South view of Lewes priory and castle engraved by S and N Buck

UK - Lewes - East Sussex Record Office
Early modern period
Politics and Military links
South view of Lewes priory and castle engraved by S and N Buck, 1737. ESRO: PDA L1b
The priory was founded in 1077 by William de Warenne, who fought at Hastings, and his wife Grundrada.
William de Warenne was granted Lewes Rape by William the Conqueror and built Lewes Castle as his headquarters.  After the Conqueror’s death in 1087, Warenne supported William Rufus to succeed William as king. Other lords, including Robert of Mortain, supported Robert Curthose, William the Conqueror’s elder son, who was Duke of Normandy.  Warenne besieged Mortain at Pevensey and died when he was wounded in the leg during the campaign in 1088.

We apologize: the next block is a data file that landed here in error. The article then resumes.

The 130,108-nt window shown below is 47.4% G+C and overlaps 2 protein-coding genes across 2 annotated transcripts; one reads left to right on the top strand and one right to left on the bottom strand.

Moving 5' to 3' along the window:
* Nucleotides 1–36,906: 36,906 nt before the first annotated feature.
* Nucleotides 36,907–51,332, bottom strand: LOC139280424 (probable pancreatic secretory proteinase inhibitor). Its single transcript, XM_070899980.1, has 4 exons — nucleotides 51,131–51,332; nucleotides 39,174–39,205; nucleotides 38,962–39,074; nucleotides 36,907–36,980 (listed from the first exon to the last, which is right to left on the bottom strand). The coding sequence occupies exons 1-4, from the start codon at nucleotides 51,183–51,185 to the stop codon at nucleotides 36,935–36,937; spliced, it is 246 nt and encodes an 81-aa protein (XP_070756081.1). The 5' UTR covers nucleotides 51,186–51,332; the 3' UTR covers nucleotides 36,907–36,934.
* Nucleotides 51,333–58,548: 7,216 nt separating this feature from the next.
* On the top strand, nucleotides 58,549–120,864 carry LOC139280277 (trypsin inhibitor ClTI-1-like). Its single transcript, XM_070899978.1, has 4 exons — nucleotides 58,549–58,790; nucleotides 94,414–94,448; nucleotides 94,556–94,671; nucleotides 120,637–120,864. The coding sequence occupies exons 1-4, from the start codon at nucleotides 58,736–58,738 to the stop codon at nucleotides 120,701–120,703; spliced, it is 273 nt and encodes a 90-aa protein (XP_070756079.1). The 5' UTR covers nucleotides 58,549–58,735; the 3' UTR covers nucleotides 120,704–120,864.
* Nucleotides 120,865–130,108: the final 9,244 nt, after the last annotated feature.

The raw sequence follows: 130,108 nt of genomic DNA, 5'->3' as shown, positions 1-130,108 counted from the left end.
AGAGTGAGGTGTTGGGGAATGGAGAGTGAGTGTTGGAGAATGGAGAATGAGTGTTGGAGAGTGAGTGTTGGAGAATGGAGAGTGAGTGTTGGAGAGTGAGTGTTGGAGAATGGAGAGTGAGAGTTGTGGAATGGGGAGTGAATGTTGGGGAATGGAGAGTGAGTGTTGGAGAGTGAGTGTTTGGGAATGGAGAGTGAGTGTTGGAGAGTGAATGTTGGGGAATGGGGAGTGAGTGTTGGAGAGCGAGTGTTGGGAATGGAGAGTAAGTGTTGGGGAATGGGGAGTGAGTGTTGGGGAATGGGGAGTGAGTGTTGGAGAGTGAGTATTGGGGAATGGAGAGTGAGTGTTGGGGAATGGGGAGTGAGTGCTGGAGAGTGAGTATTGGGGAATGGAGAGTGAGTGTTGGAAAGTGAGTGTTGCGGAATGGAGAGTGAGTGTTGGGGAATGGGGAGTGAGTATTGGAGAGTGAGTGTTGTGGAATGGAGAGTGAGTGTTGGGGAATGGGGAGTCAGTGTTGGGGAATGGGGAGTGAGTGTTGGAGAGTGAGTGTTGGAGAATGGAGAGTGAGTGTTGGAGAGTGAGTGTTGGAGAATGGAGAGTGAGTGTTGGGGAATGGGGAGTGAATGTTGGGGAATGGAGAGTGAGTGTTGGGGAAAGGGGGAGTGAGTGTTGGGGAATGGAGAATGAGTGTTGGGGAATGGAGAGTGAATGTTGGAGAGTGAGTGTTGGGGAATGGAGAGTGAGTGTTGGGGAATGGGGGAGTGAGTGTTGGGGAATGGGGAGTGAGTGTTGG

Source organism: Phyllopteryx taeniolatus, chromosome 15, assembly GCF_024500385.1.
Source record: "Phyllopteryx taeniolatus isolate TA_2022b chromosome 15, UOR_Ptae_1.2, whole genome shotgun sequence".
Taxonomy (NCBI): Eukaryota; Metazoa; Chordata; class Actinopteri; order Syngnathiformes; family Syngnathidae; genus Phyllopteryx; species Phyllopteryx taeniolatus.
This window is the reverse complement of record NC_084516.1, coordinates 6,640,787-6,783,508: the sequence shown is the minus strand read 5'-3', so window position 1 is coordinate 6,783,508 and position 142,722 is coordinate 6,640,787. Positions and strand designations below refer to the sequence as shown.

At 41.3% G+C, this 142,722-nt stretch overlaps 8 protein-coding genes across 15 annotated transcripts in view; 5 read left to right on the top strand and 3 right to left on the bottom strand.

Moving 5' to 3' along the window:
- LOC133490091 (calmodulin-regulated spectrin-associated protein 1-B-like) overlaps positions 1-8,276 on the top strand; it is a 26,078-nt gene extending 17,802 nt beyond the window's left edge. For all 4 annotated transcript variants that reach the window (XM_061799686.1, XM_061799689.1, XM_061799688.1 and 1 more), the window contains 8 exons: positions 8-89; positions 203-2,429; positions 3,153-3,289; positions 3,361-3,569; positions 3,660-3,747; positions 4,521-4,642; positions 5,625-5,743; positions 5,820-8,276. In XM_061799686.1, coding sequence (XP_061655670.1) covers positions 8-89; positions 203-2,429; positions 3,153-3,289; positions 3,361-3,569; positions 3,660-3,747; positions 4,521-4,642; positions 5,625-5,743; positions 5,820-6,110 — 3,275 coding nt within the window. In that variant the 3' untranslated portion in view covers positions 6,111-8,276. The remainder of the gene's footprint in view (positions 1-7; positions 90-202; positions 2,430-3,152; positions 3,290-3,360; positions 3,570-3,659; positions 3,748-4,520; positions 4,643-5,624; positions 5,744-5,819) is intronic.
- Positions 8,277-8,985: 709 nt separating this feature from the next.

South view of the gateway of Lewes Castle, drawn by Lambert, etched by Basire, 1785. ESRO, PDA L 45
Lewes Castle, 1785 and c 1795. ESRO: PDA L 20b; PDA L 22.
Lewes priory.  An engraving by Godfrey, 1765. ESRO: PDA L9e
Lewes priory.  An engraving by Sparrow, 1765. ESRO, PDA L10
Ruins of Lewes priory (M Hughes)



The exhibitions

The Keep, Falmer
"The First World War"
Discover the new East Sussex County Council website dedicated to the First World War